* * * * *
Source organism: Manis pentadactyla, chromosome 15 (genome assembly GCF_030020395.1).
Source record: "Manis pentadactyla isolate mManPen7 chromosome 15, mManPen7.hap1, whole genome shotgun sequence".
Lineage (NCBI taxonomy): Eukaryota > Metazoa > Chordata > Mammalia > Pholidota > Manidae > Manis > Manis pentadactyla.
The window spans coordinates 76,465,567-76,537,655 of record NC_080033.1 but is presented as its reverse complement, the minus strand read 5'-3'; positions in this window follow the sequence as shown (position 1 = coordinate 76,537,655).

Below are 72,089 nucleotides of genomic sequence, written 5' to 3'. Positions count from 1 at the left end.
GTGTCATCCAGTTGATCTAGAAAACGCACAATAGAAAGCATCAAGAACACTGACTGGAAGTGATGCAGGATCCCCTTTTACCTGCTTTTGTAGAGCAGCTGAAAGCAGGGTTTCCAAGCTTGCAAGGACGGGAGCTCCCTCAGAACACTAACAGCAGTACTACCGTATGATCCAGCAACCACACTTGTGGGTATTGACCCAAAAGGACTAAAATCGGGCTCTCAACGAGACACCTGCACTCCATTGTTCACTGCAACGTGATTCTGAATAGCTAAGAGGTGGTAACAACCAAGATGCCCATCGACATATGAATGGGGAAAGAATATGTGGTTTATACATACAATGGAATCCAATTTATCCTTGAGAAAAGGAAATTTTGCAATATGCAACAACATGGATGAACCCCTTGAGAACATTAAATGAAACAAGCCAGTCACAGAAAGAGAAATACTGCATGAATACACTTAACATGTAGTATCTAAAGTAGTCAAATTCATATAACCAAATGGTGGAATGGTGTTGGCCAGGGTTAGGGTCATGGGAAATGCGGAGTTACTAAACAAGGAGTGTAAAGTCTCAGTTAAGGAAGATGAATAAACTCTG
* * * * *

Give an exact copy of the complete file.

Source organism: Manis pentadactyla, chromosome 15 (genome assembly GCF_030020395.1).
Source record: "Manis pentadactyla isolate mManPen7 chromosome 15, mManPen7.hap1, whole genome shotgun sequence".
Lineage (NCBI taxonomy): Eukaryota > Metazoa > Chordata > Mammalia > Pholidota > Manidae > Manis > Manis pentadactyla.
The window spans coordinates 76,465,567-76,537,655 of record NC_080033.1 but is presented as its reverse complement, the minus strand read 5'-3'; positions in this window follow the sequence as shown (position 1 = coordinate 76,537,655).

Below are 72,089 nucleotides of genomic sequence, written 5' to 3'. Positions count from 1 at the left end.
GTGTCATCCAGTTGATCTAGAAAACGCACAATAGAAAGCATCAAGAACACTGACTGGAAGTGATGCAGGATCCCCTTTTACCTGCTTTTGTAGAGCAGCTGAAAGCAGGGTTTCCAAGCTTGCAAGGACGGGAGCTCCCTCAGAACACTAACAGCAGTACTACCGTATGATCCAGCAACCACACTTGTGGGTATTGACCCAAAAGGACTAAAATCGGGCTCTCAACGAGACACCTGCACTCCATTGTTCACTGCAACGTGATTCTGAATAGCTAAGAGGTGGTAACAACCAAGATGCCCATCGACATATGAATGGGGAAAGAATATGTGGTTTATACATACAATGGAATCCAATTTATCCTTGAGAAAAGGAAATTTTGCAATATGCAACAACATGGATGAACCCCTTGAGAACATTAAATGAAACAAGCCAGTCACAGAAAGAGAAATACTGCATGAATACACTTAACATGTAGTATCTAAAGTAGTCAAATTCATATAACCAAATGGTGGAATGGTGTTGGCCAGGGTTAGGGTCATGGGAAATGCGGAGTTACTAAACAAGGAGTGTAAAGTCTCAGTTAAGGAAGATGAATAAACTCTG